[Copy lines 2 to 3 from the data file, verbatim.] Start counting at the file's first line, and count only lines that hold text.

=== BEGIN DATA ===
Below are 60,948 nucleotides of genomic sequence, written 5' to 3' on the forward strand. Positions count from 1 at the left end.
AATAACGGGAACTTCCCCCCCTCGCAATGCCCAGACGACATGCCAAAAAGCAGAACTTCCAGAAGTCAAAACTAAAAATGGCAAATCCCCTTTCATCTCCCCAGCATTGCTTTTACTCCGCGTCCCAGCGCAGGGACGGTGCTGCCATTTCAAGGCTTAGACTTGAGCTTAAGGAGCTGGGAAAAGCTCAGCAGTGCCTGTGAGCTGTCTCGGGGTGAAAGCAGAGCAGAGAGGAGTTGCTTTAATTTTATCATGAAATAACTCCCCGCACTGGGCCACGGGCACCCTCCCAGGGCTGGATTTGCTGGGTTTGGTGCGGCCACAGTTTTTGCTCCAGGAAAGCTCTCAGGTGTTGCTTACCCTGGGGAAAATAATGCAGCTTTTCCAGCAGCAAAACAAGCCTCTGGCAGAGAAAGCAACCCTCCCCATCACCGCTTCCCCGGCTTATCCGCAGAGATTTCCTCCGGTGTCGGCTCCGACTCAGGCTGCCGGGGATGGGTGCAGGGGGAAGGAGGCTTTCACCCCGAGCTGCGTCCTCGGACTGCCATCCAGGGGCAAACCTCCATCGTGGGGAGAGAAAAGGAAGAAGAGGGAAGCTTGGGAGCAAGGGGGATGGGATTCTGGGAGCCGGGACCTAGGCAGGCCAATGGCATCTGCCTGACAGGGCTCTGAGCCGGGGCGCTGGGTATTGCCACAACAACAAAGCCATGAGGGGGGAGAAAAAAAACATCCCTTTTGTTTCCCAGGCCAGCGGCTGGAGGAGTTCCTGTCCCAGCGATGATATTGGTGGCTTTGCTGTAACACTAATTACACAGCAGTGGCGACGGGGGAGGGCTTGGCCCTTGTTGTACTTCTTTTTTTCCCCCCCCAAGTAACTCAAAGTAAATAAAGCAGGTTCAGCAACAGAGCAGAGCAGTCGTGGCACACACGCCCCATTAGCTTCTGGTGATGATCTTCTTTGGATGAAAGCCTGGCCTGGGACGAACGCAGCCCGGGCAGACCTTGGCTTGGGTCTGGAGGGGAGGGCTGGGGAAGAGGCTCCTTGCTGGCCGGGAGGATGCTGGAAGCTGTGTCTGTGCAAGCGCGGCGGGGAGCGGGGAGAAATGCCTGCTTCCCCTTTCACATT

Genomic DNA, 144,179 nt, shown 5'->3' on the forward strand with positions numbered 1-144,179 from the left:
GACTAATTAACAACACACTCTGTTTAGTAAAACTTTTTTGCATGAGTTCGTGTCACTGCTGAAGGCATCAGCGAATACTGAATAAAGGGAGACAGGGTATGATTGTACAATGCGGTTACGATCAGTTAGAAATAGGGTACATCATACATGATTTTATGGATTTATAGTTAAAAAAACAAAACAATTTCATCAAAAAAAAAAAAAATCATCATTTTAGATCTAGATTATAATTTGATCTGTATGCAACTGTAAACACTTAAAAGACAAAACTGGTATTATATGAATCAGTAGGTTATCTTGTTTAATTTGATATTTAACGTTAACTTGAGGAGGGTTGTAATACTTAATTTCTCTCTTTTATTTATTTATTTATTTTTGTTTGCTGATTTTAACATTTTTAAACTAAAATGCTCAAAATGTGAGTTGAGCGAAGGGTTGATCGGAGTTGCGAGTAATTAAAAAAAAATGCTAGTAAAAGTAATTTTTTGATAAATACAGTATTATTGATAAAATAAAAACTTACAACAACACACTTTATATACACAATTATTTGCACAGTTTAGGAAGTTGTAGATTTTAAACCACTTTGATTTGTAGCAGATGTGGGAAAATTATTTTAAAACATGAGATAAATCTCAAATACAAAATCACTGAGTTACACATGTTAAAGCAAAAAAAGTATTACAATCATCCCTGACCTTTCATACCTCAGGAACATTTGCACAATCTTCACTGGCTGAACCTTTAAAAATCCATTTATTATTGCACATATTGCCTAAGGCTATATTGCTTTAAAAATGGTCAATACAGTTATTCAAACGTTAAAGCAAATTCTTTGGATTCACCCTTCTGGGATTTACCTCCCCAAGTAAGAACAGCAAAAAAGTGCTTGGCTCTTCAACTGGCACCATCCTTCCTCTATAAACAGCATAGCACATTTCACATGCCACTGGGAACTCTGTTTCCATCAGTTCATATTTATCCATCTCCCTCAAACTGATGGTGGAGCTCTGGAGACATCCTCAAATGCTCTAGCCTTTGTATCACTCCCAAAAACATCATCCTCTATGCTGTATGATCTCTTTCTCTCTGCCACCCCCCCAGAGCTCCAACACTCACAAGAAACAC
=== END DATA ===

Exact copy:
AATAACGGGAACTTCCCCCCCTCGCAATGCCCAGACGACATGCCAAAAAGCAGAACTTCCAGAAGTCAAAACTAAAAATGGCAAATCCCCTTTCATCTCCCCAGCATTGCTTTTACTCCGCGTCCCAGCGCAGGGACGGTGCTGCCATTTCAAGGCTTAGACTTGAGCTTAAGGAGCTGGGAAAAGCTCAGCAGTGCCTGTGAGCTGTCTCGGGGTGAAAGCAGAGCAGAGAGGAGTTGCTTTAATTTTATCATGAAATAACTCCCCGCACTGGGCCACGGGCACCCTCCCAGGGCTGGATTTGCTGGGTTTGGTGCGGCCACAGTTTTTGCTCCAGGAAAGCTCTCAGGTGTTGCTTACCCTGGGGAAAATAATGCAGCTTTTCCAGCAGCAAAACAAGCCTCTGGCAGAGAAAGCAACCCTCCCCATCACCGCTTCCCCGGCTTATCCGCAGAGATTTCCTCCGGTGTCGGCTCCGACTCAGGCTGCCGGGGATGGGTGCAGGGGGAAGGAGGCTTTCACCCCGAGCTGCGTCCTCGGACTGCCATCCAGGGGCAAACCTCCATCGTGGGGAGAGAAAAGGAAGAAGAGGGAAGCTTGGGAGCAAGGGGGATGGGATTCTGGGAGCCGGGACCTAGGCAGGCCAATGGCATCTGCCTGACAGGGCTCTGAGCCGGGGCGCTGGGTATTGCCACAACAACAAAGCCATGAGGGGGGAGAAAAAAAACATCCCTTTTGTTTCCCAGGCCAGCGGCTGGAGGAGTTCCTGTCCCAGCGATGATATTGGTGGCTTTGCTGTAACACTAATTACACAGCAGTGGCGACGGGGGAGGGCTTGGCCCTTGTTGTACTTCTTTTTTTCCCCCCCCAAGTAACTCAAAGTAAATAAAGCAGGTTCAGCAACAGAGCAGAGCAGTCGTGGCACACACGCCCCATTAGCTTCTGGTGATGATCTTCTTTGGATGAAAGCCTGGCCTGGGACGAACGCAGCCCGGGCAGACCTTGGCTTGGGTCTGGAGGGGAGGGCTGGGGAAGAGGCTCCTTGCTGGCCGGGAGGATGCTGGAAGCTGTGTCTGTGCAAGCGCGGCGGGGAGCGGGGAGAAATGCCTGCTTCCCCTTTCACATT

Genomic DNA, 144,179 nt, shown 5'->3' on the forward strand with positions numbered 1-144,179 from the left: